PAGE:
U.S.-Saudi Nuke Pact Talks to Begin

January/February 2018
By Kingston Reif

The Trump administration is poised to begin negotiating a nuclear cooperation agreement with Saudi Arabia amid concerns of some lawmakers about whether the administration will seek sufficiently strong nonproliferation safeguards.

U.S. Energy Secretary Rick Perry (L) and Saudi Energy Minister Khalid al-Falih (R) shake hands after a signing ceremony of a memorandum of understanding on carbon management, on December 4, 2017 in Riyadh. (Photo: FAYEZ NURELDINE/AFP/Getty Images)During a visit to Saudi Arabia in early December, Energy Secretary Rick Perry said that formal talks will begin soon on a civilian nuclear pact, known as a 123 agreement. Such an agreement, named after the section of the 1954 Atomic Energy Act that requires it, sets the terms for sharing U.S. peaceful nuclear energy technology, equipment, and materials with other countries.

In a Dec. 13 briefing for Senate Foreign Relations Committee staff members, officials from the State and Energy departments said that the administration has yet to determine whether it will insist that Saudi Arabia agree to forgo uranium enrichment and spent fuel reprocessing should talks begin, according to a Reuters report. These activities are considered sensitive because they can be used to make fuel for nuclear power reactors and produce nuclear explosive material.

Saudi Arabia has ambitious plans for nuclear power, but currently has no nuclear power plants. The kingdom plans to construct 16 nuclear power reactors over the next 20 to 25 years at a cost of more than $80 billion, according to the World Nuclear Association.

On Nov. 28, Christopher Ford, then-special assistant to the president and senior director for weapons of mass destruction and counterproliferation on the National Security Council staff, told the committee in testimony that a ban on enrichment and reprocessing in an agreement with Saudi Arabia “is not a legal requirement, it is a desired outcome.” He said the preliminary talks with the Saudis on a nuclear deal had begun but that he could not provide details in public.

Ford was confirmed by the Senate in December as assistant secretary of state for international security and nonproliferation.

Supporters of a ban on enrichment and reprocessing say that such an approach is critical to nonproliferation efforts and that the United States should demonstrate leadership in this area. They note that the Middle East is an unstable region and some current and former Saudi officials and members of the royal family have warned of matching Iran’s nuclear capability.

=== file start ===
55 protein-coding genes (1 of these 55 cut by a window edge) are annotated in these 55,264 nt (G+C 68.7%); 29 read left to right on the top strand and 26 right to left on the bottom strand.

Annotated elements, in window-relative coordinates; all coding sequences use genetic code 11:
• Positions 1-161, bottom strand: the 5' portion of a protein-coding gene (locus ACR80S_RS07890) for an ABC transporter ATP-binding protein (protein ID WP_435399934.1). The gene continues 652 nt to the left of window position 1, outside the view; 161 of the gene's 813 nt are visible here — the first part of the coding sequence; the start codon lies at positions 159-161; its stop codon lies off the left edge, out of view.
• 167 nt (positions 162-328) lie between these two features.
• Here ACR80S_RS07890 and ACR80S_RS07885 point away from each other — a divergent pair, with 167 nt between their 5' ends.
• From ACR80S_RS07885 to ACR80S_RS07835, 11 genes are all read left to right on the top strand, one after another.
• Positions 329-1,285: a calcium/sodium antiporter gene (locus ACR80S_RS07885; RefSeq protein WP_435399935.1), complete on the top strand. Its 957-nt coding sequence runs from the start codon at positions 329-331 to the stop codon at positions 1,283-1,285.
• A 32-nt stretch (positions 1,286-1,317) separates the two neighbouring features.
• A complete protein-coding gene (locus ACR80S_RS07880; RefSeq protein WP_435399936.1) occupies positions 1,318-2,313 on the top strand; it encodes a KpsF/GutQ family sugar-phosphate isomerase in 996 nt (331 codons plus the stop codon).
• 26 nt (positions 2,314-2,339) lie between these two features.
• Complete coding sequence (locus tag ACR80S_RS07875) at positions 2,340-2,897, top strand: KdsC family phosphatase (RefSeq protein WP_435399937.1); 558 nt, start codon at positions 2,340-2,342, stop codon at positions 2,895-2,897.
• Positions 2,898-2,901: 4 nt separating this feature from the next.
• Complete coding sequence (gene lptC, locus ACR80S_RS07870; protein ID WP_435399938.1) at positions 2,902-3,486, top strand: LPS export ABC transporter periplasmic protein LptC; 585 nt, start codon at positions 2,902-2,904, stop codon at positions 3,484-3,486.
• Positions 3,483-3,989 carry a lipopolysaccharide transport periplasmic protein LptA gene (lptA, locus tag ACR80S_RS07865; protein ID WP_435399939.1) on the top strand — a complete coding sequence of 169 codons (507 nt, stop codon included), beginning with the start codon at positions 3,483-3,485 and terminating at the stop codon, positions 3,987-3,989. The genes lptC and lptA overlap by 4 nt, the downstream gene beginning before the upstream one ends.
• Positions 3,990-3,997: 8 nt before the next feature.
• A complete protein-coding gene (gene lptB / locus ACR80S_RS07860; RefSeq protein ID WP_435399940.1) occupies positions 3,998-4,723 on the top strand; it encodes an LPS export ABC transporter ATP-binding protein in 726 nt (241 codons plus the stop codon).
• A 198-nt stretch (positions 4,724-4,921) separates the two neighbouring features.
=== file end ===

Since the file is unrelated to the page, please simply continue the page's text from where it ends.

Sen. Benjamin Cardin (D-Md.), ranking member on the Senate Foreign Relations Committee, said at the Nov. 28 hearing that a 123 agreement with Saudi Arabia should include the same nonproliferation standards as those contained in the agreement the United States negotiated with the United Arab Emirates in 2009.

In that agreement, the UAE made a legally binding commitment not to pursue an indigenous enrichment or reprocessing program. (See ACT, June 2009.) “[I]f we don't draw a line in the Middle East,” Cardin said, “it's going to be all-out proliferation.”

An aide to Sen. Edward Markey (D-Mass.) told Arms Control Today that “if the Trump administration is negotiating a 123 agreement with Saudi Arabia, Congress must be notified and involved.” “We should not compromise on important nonproliferation controls before even being asked to do so in an attempt to conclude an agreement that could enable commercial cooperation,” the aide added.

Opponents of a ban on enrichment and reprocessing argue that such a policy would likely be unacceptable to Riyadh, stymie prospects for U.S. companies to sell nuclear goods, and drive potential buyers to nuclear supplier countries such as France and Russia, which have less rigorous nonproliferation requirements than the United States.

President Donald Trump has pledged to revitalize the U.S. nuclear industry by allowing it to better compete with other supplier countries. The administration is currently conducting a review of U.S. policy toward civil nuclear power.

After the Indian nuclear test explosion in 1974, Congress amended the Atomic Energy Act in 1978 to mandate that nuclear cooperation agreements include tougher bulwarks to prevent U.S. nuclear assistance from being diverted to military uses. The amendment put in place nine provisions, including the requirement that recipients of U.S. civil nuclear cooperation have in place full-scope international safeguards and may not conduct activities such as uranium enrichment and spent fuel reprocessing unless Washington first consents. The Atomic Energy Act has not been updated since 1978.

In a May 2008 memorandum of understanding with the United States on nuclear energy cooperation, Saudi Arabia committed “to rely on international markets for nuclear fuel and to not pursue sensitive nuclear technologies.” The Obama administration beginning in 2012 engaged in periodic talks with Riyadh on a 123 agreement, but was unable to strike a deal, in part due to Saudi Arabia’s unwillingness to stick to that 2008 pledge.

Saudi Arabia ratified the nuclear Nonproliferation Treaty in 1988 and concluded a comprehensive safeguards agreement with the International Atomic Energy Agency (IAEA) in 2009. But Riyadh has neither signed nor ratified an additional protocol, which provides the IAEA with expanded rights of access to nuclear information and locations.

The United States has not in recent years negotiated a 123 agreement with a state that had not signed an additional protocol.